Dylan has just moved to a new area where he has no friends and his mother is busy building up her new job. What Dylan has, though, is a grandfather more than willing to play imaginative games with him, to the extent of creating costumes. As Red Rocket and Cosmo they have adventures exploring the galaxy, like the opening sequence substituting a shopping trolley in a car park for their rocket. Unfortunately, the accident ending the escapade isn’t an isolated incident, and there have also been memory lapses, so it looks as if Red Rocket’s going to have to ship out to a place where he can be cared for. Or as he puts it “a place where old people go so they’re out of the way”.

For a first time comics writer Duane Murray presses all the right emotional buttons, defining the family dynamics efficiently early on, while ensuring adult readers will have an understanding of basically incompatible needs, and why Dylan isn’t told something important. His mother has said he’s has to grow up a little, so it’s time Cosmo undertakes a solo mission.

The emotional impact is superbly defined by Shawn Daley. His art has similarities to the simple styles of Jeff Lemire and Nate Powell, both among artists supplying guest illustrations, with everything necessary there on the page and depth added by a grey wash. Daley’s cast have more obvious feelings than the withdrawn folk in Lemire’s books, and the choice to work in black, white and grey for the real world while Dylan’s imagination is defined by colour supplies a noteworthy contrast.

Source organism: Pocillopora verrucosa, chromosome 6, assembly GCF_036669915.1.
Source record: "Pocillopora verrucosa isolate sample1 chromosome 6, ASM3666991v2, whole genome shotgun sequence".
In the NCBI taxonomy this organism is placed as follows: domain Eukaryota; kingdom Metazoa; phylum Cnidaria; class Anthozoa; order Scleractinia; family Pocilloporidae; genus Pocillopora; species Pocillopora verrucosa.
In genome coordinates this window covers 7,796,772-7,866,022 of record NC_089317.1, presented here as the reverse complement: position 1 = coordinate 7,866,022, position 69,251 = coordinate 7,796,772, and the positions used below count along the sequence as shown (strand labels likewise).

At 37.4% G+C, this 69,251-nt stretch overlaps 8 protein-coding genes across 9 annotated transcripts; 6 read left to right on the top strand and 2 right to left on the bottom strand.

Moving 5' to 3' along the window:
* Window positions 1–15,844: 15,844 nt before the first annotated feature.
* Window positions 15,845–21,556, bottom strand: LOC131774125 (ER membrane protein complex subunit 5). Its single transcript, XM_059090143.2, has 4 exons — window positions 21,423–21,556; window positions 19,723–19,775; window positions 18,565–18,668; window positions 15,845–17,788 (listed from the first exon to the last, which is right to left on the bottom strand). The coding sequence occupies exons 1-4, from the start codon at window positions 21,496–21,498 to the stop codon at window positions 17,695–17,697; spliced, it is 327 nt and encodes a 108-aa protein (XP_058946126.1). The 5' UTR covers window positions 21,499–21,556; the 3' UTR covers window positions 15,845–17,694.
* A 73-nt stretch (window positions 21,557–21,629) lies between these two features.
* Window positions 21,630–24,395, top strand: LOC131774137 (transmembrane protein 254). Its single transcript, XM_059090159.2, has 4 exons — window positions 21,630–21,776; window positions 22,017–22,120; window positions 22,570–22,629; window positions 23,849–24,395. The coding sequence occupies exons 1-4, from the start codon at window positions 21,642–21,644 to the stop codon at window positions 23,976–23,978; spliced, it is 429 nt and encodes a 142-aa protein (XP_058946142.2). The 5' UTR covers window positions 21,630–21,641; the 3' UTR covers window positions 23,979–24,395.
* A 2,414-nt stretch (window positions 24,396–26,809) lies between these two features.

Dylan’s quest is to find the care home, which is accompanied by the equally important search for him by his mother, but Murray feeds in other threads, such as the care offered in the home not being up to the standard most would want for elderly relatives. Given the general thrust of Better Place there’s an inevitable injection of heartwarming sentimentality, but also some surprisingly brutal moments, although supplied with enough subtlety not to upset young readers. The clues as to Dylan’s ultimate destination are beautifully planted, as is his joy at reaching it, and like so much here youngsters will revel in the magic while a constant tension is generated for adults picking up on the additional layers. These include a clever incorporation of covers to Red Rocket comics drawn by the guest artists.

While most of Better Place is ideally pitched, Murray falters when it comes to Dylan’s mother. In the first instance her reactions are understandable, if not the way everyone would handle the situation, but they’re not for a key scene later. It’s to set up a suspenseful finale, but might have been smoother. Otherwise, it’s all systems go.

Two creators with minimal experience have turned out a stunner. It succeeds on almost every level, and yet is simply told and expressively drawn. This is theoretically an all-ages graphic novel, but with an interesting difference. Kids will take the final few pages as a happy ending, but god help the parent reading it to them and having to stem the sobs. The ending is a tearjerker, but in the best sense, and there’s a killer final panel.